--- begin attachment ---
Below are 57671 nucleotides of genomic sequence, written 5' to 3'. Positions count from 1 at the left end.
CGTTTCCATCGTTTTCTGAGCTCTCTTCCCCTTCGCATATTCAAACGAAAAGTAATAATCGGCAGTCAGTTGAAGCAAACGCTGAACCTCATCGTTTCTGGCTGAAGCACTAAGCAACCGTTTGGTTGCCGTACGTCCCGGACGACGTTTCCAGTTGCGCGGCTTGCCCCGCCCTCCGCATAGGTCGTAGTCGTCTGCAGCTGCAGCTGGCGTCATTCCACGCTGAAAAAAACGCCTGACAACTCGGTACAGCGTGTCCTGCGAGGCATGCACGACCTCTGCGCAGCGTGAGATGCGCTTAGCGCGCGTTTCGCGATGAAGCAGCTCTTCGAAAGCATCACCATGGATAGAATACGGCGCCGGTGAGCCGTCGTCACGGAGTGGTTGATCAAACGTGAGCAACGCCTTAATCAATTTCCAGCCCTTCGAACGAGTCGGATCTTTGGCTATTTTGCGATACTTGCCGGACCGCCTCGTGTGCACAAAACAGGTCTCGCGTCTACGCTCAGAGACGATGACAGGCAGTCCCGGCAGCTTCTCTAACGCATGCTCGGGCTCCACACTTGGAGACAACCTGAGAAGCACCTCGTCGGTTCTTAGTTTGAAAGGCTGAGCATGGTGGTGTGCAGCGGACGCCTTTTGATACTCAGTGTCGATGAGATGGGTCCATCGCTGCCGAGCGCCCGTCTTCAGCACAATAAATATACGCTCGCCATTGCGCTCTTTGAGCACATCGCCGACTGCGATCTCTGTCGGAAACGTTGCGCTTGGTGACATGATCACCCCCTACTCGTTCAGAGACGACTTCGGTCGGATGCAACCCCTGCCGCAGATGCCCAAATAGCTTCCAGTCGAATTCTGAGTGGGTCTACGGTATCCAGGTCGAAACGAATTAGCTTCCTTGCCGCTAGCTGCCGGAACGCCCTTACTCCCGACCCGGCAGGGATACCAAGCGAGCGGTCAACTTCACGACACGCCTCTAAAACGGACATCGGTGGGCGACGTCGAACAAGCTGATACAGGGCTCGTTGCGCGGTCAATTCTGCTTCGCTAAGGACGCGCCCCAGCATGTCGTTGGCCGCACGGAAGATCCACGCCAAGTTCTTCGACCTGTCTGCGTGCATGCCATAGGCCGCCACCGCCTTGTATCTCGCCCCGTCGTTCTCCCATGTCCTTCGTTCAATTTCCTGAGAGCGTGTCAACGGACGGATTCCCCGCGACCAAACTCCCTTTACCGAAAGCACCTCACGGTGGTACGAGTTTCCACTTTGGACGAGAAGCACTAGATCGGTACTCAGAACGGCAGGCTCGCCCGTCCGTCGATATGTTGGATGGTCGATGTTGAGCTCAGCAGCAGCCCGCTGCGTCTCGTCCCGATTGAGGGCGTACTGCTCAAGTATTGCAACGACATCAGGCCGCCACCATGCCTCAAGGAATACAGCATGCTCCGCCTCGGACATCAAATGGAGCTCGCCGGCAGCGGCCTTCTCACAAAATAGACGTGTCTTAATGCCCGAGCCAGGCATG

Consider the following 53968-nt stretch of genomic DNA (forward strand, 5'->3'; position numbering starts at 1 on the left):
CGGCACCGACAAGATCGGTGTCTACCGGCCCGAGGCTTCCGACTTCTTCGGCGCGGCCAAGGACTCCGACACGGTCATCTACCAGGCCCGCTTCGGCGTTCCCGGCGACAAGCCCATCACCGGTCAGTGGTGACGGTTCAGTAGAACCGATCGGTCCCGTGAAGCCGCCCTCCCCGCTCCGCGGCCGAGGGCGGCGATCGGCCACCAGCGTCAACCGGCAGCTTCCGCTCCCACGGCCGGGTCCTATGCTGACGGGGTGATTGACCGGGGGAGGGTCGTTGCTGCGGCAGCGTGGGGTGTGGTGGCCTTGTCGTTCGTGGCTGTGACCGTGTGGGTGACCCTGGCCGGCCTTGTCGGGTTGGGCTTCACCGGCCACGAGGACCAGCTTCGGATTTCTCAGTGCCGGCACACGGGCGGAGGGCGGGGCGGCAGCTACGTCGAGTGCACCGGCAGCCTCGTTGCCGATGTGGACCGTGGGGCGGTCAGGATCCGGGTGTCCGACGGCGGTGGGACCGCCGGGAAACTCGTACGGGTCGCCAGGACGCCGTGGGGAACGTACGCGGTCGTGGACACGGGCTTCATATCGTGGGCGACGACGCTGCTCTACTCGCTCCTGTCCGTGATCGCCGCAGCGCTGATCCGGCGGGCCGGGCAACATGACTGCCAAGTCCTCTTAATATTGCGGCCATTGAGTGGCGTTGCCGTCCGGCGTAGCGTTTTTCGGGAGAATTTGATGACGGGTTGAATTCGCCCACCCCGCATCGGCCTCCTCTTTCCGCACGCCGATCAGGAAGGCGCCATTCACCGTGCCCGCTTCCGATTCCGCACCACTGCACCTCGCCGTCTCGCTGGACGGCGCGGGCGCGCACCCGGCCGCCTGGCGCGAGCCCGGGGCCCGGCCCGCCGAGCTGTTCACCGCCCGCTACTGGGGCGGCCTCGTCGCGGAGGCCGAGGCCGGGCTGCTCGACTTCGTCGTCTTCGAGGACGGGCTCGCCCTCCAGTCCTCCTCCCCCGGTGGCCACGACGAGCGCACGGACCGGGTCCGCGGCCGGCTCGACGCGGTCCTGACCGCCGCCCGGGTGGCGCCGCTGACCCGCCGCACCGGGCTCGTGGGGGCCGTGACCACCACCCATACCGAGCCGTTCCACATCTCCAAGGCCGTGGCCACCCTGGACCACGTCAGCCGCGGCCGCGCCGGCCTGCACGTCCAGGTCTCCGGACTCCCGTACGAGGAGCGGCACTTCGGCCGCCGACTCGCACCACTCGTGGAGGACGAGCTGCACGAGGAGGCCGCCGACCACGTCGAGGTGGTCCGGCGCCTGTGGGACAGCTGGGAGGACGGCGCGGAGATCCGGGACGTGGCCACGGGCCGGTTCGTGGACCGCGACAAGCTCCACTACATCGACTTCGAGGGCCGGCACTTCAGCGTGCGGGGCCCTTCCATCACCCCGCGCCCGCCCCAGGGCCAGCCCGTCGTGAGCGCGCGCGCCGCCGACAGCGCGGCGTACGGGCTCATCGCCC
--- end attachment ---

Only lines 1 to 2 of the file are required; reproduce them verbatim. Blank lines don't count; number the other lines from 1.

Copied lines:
Below are 57671 nucleotides of genomic sequence, written 5' to 3'. Positions count from 1 at the left end.
CGTTTCCATCGTTTTCTGAGCTCTCTTCCCCTTCGCATATTCAAACGAAAAGTAATAATCGGCAGTCAGTTGAAGCAAACGCTGAACCTCATCGTTTCTGGCTGAAGCACTAAGCAACCGTTTGGTTGCCGTACGTCCCGGACGACGTTTCCAGTTGCGCGGCTTGCCCCGCCCTCCGCATAGGTCGTAGTCGTCTGCAGCTGCAGCTGGCGTCATTCCACGCTGAAAAAAACGCCTGACAACTCGGTACAGCGTGTCCTGCGAGGCATGCACGACCTCTGCGCAGCGTGAGATGCGCTTAGCGCGCGTTTCGCGATGAAGCAGCTCTTCGAAAGCATCACCATGGATAGAATACGGCGCCGGTGAGCCGTCGTCACGGAGTGGTTGATCAAACGTGAGCAACGCCTTAATCAATTTCCAGCCCTTCGAACGAGTCGGATCTTTGGCTATTTTGCGATACTTGCCGGACCGCCTCGTGTGCACAAAACAGGTCTCGCGTCTACGCTCAGAGACGATGACAGGCAGTCCCGGCAGCTTCTCTAACGCATGCTCGGGCTCCACACTTGGAGACAACCTGAGAAGCACCTCGTCGGTTCTTAGTTTGAAAGGCTGAGCATGGTGGTGTGCAGCGGACGCCTTTTGATACTCAGTGTCGATGAGATGGGTCCATCGCTGCCGAGCGCCCGTCTTCAGCACAATAAATATACGCTCGCCATTGCGCTCTTTGAGCACATCGCCGACTGCGATCTCTGTCGGAAACGTTGCGCTTGGTGACATGATCACCCCCTACTCGTTCAGAGACGACTTCGGTCGGATGCAACCCCTGCCGCAGATGCCCAAATAGCTTCCAGTCGAATTCTGAGTGGGTCTACGGTATCCAGGTCGAAACGAATTAGCTTCCTTGCCGCTAGCTGCCGGAACGCCCTTACTCCCGACCCGGCAGGGATACCAAGCGAGCGGTCAACTTCACGACACGCCTCTAAAACGGACATCGGTGGGCGACGTCGAACAAGCTGATACAGGGCTCGTTGCGCGGTCAATTCTGCTTCGCTAAGGACGCGCCCCAGCATGTCGTTGGCCGCACGGAAGATCCACGCCAAGTTCTTCGACCTGTCTGCGTGCATGCCATAGGCCGCCACCGCCTTGTATCTCGCCCCGTCGTTCTCCCATGTCCTTCGTTCAATTTCCTGAGAGCGTGTCAACGGACGGATTCCCCGCGACCAAACTCCCTTTACCGAAAGCACCTCACGGTGGTACGAGTTTCCACTTTGGACGAGAAGCACTAGATCGGTACTCAGAACGGCAGGCTCGCCCGTCCGTCGATATGTTGGATGGTCGATGTTGAGCTCAGCAGCAGCCCGCTGCGTCTCGTCCCGATTGAGGGCGTACTGCTCAAGTATTGCAACGACATCAGGCCGCCACCATGCCTCAAGGAATACAGCATGCTCCGCCTCGGACATCAAATGGAGCTCGCCGGCAGCGGCCTTCTCACAAAATAGACGTGTCTTAATGCCCGAGCCAGGCATG